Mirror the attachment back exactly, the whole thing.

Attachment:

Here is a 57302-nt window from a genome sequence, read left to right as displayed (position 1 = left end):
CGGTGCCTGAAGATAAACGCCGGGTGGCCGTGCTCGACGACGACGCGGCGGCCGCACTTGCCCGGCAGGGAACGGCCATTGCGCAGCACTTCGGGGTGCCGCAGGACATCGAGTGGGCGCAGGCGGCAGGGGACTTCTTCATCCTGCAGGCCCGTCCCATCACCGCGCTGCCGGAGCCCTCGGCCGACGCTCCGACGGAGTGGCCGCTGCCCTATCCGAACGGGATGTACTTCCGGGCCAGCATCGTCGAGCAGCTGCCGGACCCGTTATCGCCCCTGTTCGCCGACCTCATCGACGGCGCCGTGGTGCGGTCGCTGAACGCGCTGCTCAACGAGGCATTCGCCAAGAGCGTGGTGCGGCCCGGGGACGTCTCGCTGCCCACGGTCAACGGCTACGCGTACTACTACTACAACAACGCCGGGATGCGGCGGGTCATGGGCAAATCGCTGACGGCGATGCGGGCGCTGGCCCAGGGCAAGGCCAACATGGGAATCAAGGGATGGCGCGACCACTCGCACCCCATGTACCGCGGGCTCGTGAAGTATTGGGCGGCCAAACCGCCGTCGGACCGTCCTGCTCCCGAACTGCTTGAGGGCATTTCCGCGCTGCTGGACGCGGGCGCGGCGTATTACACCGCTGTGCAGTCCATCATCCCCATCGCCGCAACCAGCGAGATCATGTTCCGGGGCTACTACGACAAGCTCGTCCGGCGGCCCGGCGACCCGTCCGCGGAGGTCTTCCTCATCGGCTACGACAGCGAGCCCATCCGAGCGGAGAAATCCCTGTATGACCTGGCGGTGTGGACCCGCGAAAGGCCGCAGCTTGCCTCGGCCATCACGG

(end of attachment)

Here is a 57302-nt window from a genome sequence, read left to right as displayed (position 1 = left end):
CGGTGCCTGAAGATAAACGCCGGGTGGCCGTGCTCGACGACGACGCGGCGGCCGCACTTGCCCGGCAGGGAACGGCCATTGCGCAGCACTTCGGGGTGCCGCAGGACATCGAGTGGGCGCAGGCGGCAGGGGACTTCTTCATCCTGCAGGCCCGTCCCATCACCGCGCTGCCGGAGCCCTCGGCCGACGCTCCGACGGAGTGGCCGCTGCCCTATCCGAACGGGATGTACTTCCGGGCCAGCATCGTCGAGCAGCTGCCGGACCCGTTATCGCCCCTGTTCGCCGACCTCATCGACGGCGCCGTGGTGCGGTCGCTGAACGCGCTGCTCAACGAGGCATTCGCCAAGAGCGTGGTGCGGCCCGGGGACGTCTCGCTGCCCACGGTCAACGGCTACGCGTACTACTACTACAACAACGCCGGGATGCGGCGGGTCATGGGCAAATCGCTGACGGCGATGCGGGCGCTGGCCCAGGGCAAGGCCAACATGGGAATCAAGGGATGGCGCGACCACTCGCACCCCATGTACCGCGGGCTCGTGAAGTATTGGGCGGCCAAACCGCCGTCGGACCGTCCTGCTCCCGAACTGCTTGAGGGCATTTCCGCGCTGCTGGACGCGGGCGCGGCGTATTACACCGCTGTGCAGTCCATCATCCCCATCGCCGCAACCAGCGAGATCATGTTCCGGGGCTACTACGACAAGCTCGTCCGGCGGCCCGGCGACCCGTCCGCGGAGGTCTTCCTCATCGGCTACGACAGCGAGCCCATCCGAGCGGAGAAATCCCTGTATGACCTGGCGGTGTGGACCCGCGAAAGGCCGCAGCTTGCCTCGGCCATCACGG